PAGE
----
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I have a series of dependent Java projects. I'd like to package them together into a single JAR file to be used in my WAR file. These projects depend on a large number of external libraries and projects such as log4j, apache-commons etc.

I select all the projects in Eclipse and export as a JAR file, then copy the JAR file into my /WEB-INF/lib folder of my WAR, then deploy my application. I have the following problems:

  1. ClassNotFoundException. The web application cannot find the libraries packaged into my JAR file. I solved this problem by moving out all the dependent libraries into the /WEB-INF/lib folder and adding class-path entries into the MANIFEST.MF of the JAR, a thoroughly painful process.

  2. The classes in the JAR file cannot find property files packaged inside the JAR. How do I solve this problem?

Is there a standard solution for these problems? Thanks.

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Why do you want all your dependencies in a single jar? What's wrong with simply putting all of them into WEB-INF/lib? (Also: you don't need any Class-Path entries, the webapp automatically has access to all jar files in WEB-INF/lib). – Joachim Sauer Aug 1 '11 at 11:37
I'd prefer to keep my JAR file self contained and distributable, rather than exploding unnecessary dependencies in my WEB-INF/lib – Justin Wong Aug 1 '11 at 11:39
They're not unnecessary, are they? If you want a self-contained jar, then don't use external libraries. – Joachim Sauer Aug 1 '11 at 11:41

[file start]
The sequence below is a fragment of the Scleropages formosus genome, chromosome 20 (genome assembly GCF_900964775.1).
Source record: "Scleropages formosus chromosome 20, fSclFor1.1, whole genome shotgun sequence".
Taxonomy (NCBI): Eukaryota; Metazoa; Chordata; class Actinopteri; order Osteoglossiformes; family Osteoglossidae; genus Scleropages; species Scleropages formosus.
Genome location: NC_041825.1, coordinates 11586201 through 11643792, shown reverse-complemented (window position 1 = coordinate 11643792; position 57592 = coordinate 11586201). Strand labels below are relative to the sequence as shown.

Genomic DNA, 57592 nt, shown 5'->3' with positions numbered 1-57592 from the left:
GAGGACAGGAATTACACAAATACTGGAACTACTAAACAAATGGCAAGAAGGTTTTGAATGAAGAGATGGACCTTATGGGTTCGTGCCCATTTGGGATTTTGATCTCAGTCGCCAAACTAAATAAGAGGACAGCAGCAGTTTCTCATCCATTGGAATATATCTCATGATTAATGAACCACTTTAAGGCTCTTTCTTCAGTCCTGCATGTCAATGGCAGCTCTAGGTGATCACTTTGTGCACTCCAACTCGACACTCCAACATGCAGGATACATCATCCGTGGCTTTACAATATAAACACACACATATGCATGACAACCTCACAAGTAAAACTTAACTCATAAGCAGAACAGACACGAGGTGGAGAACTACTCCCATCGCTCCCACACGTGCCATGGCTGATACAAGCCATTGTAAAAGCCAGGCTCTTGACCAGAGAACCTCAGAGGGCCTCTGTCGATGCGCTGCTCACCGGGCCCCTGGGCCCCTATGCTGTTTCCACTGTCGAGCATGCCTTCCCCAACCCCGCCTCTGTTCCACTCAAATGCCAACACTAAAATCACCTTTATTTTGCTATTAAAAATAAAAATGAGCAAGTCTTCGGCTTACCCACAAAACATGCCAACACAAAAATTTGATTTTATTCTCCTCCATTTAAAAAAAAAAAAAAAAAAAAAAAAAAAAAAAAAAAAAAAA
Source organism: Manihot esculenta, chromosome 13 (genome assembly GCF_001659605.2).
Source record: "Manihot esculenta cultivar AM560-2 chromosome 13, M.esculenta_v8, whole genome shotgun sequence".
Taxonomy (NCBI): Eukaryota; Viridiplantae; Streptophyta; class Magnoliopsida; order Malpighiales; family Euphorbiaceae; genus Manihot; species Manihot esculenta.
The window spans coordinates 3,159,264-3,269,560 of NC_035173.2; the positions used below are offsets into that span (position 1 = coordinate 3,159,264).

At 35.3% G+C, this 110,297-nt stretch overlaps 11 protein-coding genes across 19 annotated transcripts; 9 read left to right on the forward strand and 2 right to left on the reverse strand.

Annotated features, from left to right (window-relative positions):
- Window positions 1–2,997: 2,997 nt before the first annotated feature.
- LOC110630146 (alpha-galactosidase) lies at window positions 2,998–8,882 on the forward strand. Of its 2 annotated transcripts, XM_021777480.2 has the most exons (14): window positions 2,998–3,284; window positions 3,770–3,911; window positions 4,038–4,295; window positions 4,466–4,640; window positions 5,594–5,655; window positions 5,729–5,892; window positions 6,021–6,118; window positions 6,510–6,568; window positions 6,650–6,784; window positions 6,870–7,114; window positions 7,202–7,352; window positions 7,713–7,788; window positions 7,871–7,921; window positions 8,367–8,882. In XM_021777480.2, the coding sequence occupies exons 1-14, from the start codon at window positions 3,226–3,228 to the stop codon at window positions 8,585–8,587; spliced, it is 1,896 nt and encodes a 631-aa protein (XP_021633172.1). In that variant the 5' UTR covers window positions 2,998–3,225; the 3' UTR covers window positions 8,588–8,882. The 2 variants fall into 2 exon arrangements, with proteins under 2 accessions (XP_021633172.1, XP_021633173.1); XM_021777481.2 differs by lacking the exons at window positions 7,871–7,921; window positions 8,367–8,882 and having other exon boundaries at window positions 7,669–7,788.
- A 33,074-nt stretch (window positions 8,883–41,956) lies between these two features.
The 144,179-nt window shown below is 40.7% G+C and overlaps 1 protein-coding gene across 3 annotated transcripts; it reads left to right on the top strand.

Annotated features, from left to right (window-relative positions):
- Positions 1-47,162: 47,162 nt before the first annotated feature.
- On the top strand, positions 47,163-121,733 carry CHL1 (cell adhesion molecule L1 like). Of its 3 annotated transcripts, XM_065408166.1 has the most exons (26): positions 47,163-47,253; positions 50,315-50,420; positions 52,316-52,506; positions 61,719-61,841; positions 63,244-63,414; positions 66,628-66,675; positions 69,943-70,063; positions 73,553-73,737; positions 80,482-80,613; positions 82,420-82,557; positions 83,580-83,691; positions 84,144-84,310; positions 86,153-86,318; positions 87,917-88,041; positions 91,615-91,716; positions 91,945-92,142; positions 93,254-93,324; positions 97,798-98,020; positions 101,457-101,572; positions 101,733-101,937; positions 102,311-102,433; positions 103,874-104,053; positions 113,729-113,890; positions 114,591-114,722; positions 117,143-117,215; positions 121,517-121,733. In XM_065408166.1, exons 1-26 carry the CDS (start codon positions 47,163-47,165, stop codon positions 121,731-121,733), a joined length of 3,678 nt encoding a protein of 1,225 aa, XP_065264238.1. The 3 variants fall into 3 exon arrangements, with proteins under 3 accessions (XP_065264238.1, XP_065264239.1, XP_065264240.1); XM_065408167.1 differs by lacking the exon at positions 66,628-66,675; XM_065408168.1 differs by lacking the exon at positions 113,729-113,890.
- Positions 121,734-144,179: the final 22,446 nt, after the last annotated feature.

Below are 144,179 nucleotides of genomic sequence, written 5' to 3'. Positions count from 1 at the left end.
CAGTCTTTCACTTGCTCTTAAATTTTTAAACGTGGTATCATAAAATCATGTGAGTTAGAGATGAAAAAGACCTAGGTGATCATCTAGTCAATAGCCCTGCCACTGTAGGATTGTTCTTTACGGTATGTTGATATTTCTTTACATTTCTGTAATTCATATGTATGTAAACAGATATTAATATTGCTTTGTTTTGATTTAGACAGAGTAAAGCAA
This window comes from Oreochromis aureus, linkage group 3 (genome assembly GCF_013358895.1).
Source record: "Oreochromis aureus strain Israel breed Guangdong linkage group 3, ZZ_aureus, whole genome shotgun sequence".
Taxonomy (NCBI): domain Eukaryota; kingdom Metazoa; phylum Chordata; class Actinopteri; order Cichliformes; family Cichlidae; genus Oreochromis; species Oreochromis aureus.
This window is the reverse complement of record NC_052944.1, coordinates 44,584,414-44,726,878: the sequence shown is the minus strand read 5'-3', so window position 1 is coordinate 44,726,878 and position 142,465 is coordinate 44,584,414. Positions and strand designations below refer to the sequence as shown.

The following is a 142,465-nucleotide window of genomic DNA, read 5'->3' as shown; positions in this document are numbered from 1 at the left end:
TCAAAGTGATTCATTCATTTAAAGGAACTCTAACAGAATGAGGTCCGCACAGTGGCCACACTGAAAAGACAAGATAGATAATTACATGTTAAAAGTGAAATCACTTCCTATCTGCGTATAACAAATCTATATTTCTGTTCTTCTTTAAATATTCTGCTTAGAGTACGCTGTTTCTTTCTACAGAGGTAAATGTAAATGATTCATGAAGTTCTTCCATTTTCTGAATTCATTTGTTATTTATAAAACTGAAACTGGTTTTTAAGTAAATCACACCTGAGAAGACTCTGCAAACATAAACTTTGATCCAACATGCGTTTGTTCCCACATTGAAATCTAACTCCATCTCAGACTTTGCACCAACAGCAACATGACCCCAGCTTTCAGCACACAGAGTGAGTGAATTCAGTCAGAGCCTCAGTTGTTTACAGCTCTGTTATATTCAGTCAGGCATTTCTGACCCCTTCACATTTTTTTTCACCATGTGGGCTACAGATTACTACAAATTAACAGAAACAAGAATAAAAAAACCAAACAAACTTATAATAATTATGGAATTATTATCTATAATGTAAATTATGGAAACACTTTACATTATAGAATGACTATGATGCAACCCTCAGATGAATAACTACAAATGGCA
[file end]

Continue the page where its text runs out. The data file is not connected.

Just one word: maven. But you do seem to be facing the wrong end of the horse. A self-contained web application is simply represented by a WAR file and not a JAR file. Putting your dependencies in WEB-INF/lib doesn't make it any more or less distributable. – biziclop Aug 1 '11 at 11:43
not if jar file A tries to access classes in jar file B, and both A and B are in the war, I have the same problem! – k.honsali Jun 19 '13 at 14:09
up vote 4 down vote accepted

I would recommend using something that does automatic dependency management for you. If you already have ant in place for your build script, ivy is a great solution. If you don't have a build script in place, maven might be worth looking into.

Dependency management automatically pulls in transitive dependencies for dependencies (jars) that you use directly.

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The standard solution to this problem is putting all jar files you depend on in the WEB-INF/lib folder. What you are looking for is a non-standard solution.

Of those, there are any number. Modifying classpath in the manifest file is one. You could also put them in the container shared library directory or put them anywhere and add them to the global classpath of the container process. All would work but none are considered best-practice.

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